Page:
Over the last decade, there has been growing interest among public health professionals in improving the built environment – the human-made environment including our buildings, streets, neighborhoods and their amenities – to address health. Recent interest at the US Green Building Council (USGBC) in existing and new credits that can help to promote health as part of their Leadership in Energy and Environmental Design (LEED) green building certification, to also promote human sustainability, provides an important complement to this critical work. The built environment (BE) has always played a vital role in the health of populations. In the 19th and early 20th centuries, leading causes of death – infectious diseases, such as cholera – were conquered through BE measures, such as the creation of safe water supplies and sanitation infrastructure. Today, a different set of diseases are epidemic – non-communicable diseases (NCDs) such as heart disease and stroke, diabetes, cancer and lung diseases. According to the World Health Organization, NCDs are now the leading causes of death globally, and account for 36 million deaths annually. Eighty percent of these deaths, in turn, are preventable through addressing four key behavioral risk factors: tobacco use, physical inactivity, unhealthy diets and harmful use of alcohol.
Scientific organizations now consider the evidence on the association between the built environment and key health behaviors, such as physical activity, to be both sufficient and strong. Both building scale and neighborhood scale factors, from stair promotion to the availability of active recreation spaces to the walkability of neighborhoods, appear to play an important role in promoting or inhibiting regular physical activity.
In response to this evidence, an Active Design Index (ADI) for LEED projects is under development at the USGBC with assistance from a physical activity expert panel, which includes representatives from the US Centers for Disease Control and Prevention, the American Public Health Association, and academic institutions. The ADI will allow the physical activity-promoting potential of any given LEED project to be readily identified. To develop the ADI, the panel reviewed all LEED certification systems and their credits and identified those relevant to supporting physical activity. These credits, primarily Sustainable Site credits, were then weighted by their likely impact on physical activity and the weighted scores were collated into the ADI. There was consensus among the panel that the existing LEED credits thought to impact physical activity, if fully achieved, could likely assist building occupants to achieve approximately 65% of their total physical activity in daily life. Missing strategies in existing LEED credits were identified to be those related to stair and ramp use promotion in buildings, and those that would more comprehensively support active recreation. These strategies are captured in the LEED Pilot Credit, “Design for Active Occupants”, developed in partnership between USGBC and the New York City (NYC) Health Department, working with other NYC city agencies and partners. Since its posting in the LEED Pilot Credit Library, the pilot credit has been used in over 30 LEED projects across the US.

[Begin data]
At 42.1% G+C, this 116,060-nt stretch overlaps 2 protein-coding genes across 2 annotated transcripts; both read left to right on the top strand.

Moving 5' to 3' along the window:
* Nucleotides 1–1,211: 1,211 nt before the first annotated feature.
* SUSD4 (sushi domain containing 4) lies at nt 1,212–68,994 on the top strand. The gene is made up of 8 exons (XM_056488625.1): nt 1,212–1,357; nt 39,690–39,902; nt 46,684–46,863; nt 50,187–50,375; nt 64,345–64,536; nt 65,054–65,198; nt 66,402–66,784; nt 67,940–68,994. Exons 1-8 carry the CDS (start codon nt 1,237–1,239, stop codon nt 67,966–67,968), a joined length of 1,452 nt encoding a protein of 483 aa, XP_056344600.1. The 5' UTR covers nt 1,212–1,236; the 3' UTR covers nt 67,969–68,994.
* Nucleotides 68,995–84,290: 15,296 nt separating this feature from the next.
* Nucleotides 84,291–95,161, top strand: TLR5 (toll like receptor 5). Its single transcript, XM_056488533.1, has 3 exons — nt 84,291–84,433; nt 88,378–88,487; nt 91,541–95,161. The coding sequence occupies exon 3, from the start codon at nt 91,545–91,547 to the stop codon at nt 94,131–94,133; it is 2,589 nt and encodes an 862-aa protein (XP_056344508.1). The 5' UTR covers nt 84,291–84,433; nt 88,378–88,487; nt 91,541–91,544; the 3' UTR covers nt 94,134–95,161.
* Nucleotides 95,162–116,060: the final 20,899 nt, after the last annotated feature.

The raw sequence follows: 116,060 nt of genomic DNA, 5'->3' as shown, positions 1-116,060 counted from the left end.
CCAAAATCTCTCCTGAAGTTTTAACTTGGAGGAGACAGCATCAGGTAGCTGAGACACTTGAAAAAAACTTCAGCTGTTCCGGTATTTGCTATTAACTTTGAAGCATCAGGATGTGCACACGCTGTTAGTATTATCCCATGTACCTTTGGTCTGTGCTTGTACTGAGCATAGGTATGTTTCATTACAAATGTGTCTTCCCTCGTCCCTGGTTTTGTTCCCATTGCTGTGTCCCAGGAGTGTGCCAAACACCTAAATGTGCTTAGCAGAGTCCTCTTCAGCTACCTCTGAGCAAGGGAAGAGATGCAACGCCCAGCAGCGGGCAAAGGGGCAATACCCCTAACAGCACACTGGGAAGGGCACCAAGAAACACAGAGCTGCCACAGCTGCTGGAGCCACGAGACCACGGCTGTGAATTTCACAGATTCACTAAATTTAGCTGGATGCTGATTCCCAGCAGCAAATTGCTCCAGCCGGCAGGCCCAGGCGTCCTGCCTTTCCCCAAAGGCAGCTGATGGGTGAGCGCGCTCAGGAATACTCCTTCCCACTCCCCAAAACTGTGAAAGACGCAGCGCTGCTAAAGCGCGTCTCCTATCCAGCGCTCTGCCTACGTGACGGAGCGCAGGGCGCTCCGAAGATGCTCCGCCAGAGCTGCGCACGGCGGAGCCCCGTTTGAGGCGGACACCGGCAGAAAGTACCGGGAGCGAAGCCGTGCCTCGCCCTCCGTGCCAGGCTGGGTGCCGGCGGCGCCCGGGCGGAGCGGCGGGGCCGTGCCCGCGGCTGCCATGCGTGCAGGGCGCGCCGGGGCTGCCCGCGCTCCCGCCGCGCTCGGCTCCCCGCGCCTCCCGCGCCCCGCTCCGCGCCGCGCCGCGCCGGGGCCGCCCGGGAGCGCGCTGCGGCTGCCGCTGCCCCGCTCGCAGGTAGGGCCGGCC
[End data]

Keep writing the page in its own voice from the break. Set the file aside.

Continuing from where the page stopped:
In the paper entitled “Preliminary Study: Active Design Index Scores Across LEED Certification Levels for New Construction and Commercial Interiors Projects,” the co-authors, including staff at USGBC, utilize the proposed weighted scale to score projects that have achieved LEED for New Construction and Major Renovations (NC) and LEED for Commercial Interiors (CI) certification with the 2009 rating system. The paper compares the ADI for each project across different LEED certification levels. There are two key findings: 1. ADI scores increase with higher certification levels in both NC and CI projects, and 2. ADI scores are higher in CI than NC projects. Based on these results, projects with higher levels of LEED certification appear to include more physical activity- promoting design features. We hypothesize that NC developments might be occurring in less walkable neighborhoods compared with CI buildings in existing neighborhoods with higher walkability and/or other physical activity-promoting features. Further studies are needed to test this hypothesis and to integrate the LEED Pilot Credit “Design for Active Occupants” into a comprehensive ADI.